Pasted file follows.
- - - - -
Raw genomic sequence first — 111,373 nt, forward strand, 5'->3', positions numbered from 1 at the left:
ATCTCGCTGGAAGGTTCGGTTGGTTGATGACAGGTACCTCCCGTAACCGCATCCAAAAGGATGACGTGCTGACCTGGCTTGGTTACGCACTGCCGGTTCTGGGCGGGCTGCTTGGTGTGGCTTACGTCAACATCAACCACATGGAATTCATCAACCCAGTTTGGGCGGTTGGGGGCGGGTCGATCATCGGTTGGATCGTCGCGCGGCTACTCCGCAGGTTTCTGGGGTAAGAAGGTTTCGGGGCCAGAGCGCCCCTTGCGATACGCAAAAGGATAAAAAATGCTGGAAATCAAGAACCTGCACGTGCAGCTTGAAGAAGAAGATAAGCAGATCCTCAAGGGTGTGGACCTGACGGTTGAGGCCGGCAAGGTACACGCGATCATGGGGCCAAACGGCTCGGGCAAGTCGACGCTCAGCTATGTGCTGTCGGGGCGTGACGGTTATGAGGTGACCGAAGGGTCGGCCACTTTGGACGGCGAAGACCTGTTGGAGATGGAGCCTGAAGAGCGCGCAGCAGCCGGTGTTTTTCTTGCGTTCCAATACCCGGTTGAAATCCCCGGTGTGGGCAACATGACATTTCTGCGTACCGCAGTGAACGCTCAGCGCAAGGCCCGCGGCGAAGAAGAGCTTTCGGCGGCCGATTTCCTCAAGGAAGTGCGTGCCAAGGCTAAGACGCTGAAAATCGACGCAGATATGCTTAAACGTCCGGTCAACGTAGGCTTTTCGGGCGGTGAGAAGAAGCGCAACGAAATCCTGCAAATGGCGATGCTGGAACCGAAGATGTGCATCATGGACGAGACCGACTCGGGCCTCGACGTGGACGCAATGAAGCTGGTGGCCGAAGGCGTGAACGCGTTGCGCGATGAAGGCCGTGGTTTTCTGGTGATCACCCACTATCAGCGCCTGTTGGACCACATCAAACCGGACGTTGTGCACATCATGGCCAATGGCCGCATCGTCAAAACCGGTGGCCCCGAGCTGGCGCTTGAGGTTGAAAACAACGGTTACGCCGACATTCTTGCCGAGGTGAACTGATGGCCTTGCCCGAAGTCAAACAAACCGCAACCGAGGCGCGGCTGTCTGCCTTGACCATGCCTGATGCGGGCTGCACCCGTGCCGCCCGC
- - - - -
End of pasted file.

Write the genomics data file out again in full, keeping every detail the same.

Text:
Raw genomic sequence first — 111,373 nt, forward strand, 5'->3', positions numbered from 1 at the left:
ATCTCGCTGGAAGGTTCGGTTGGTTGATGACAGGTACCTCCCGTAACCGCATCCAAAAGGATGACGTGCTGACCTGGCTTGGTTACGCACTGCCGGTTCTGGGCGGGCTGCTTGGTGTGGCTTACGTCAACATCAACCACATGGAATTCATCAACCCAGTTTGGGCGGTTGGGGGCGGGTCGATCATCGGTTGGATCGTCGCGCGGCTACTCCGCAGGTTTCTGGGGTAAGAAGGTTTCGGGGCCAGAGCGCCCCTTGCGATACGCAAAAGGATAAAAAATGCTGGAAATCAAGAACCTGCACGTGCAGCTTGAAGAAGAAGATAAGCAGATCCTCAAGGGTGTGGACCTGACGGTTGAGGCCGGCAAGGTACACGCGATCATGGGGCCAAACGGCTCGGGCAAGTCGACGCTCAGCTATGTGCTGTCGGGGCGTGACGGTTATGAGGTGACCGAAGGGTCGGCCACTTTGGACGGCGAAGACCTGTTGGAGATGGAGCCTGAAGAGCGCGCAGCAGCCGGTGTTTTTCTTGCGTTCCAATACCCGGTTGAAATCCCCGGTGTGGGCAACATGACATTTCTGCGTACCGCAGTGAACGCTCAGCGCAAGGCCCGCGGCGAAGAAGAGCTTTCGGCGGCCGATTTCCTCAAGGAAGTGCGTGCCAAGGCTAAGACGCTGAAAATCGACGCAGATATGCTTAAACGTCCGGTCAACGTAGGCTTTTCGGGCGGTGAGAAGAAGCGCAACGAAATCCTGCAAATGGCGATGCTGGAACCGAAGATGTGCATCATGGACGAGACCGACTCGGGCCTCGACGTGGACGCAATGAAGCTGGTGGCCGAAGGCGTGAACGCGTTGCGCGATGAAGGCCGTGGTTTTCTGGTGATCACCCACTATCAGCGCCTGTTGGACCACATCAAACCGGACGTTGTGCACATCATGGCCAATGGCCGCATCGTCAAAACCGGTGGCCCCGAGCTGGCGCTTGAGGTTGAAAACAACGGTTACGCCGACATTCTTGCCGAGGTGAACTGATGGCCTTGCCCGAAGTCAAACAAACCGCAACCGAGGCGCGGCTGTCTGCCTTGACCATGCCTGATGCGGGCTGCACCCGTGCCGCCCGC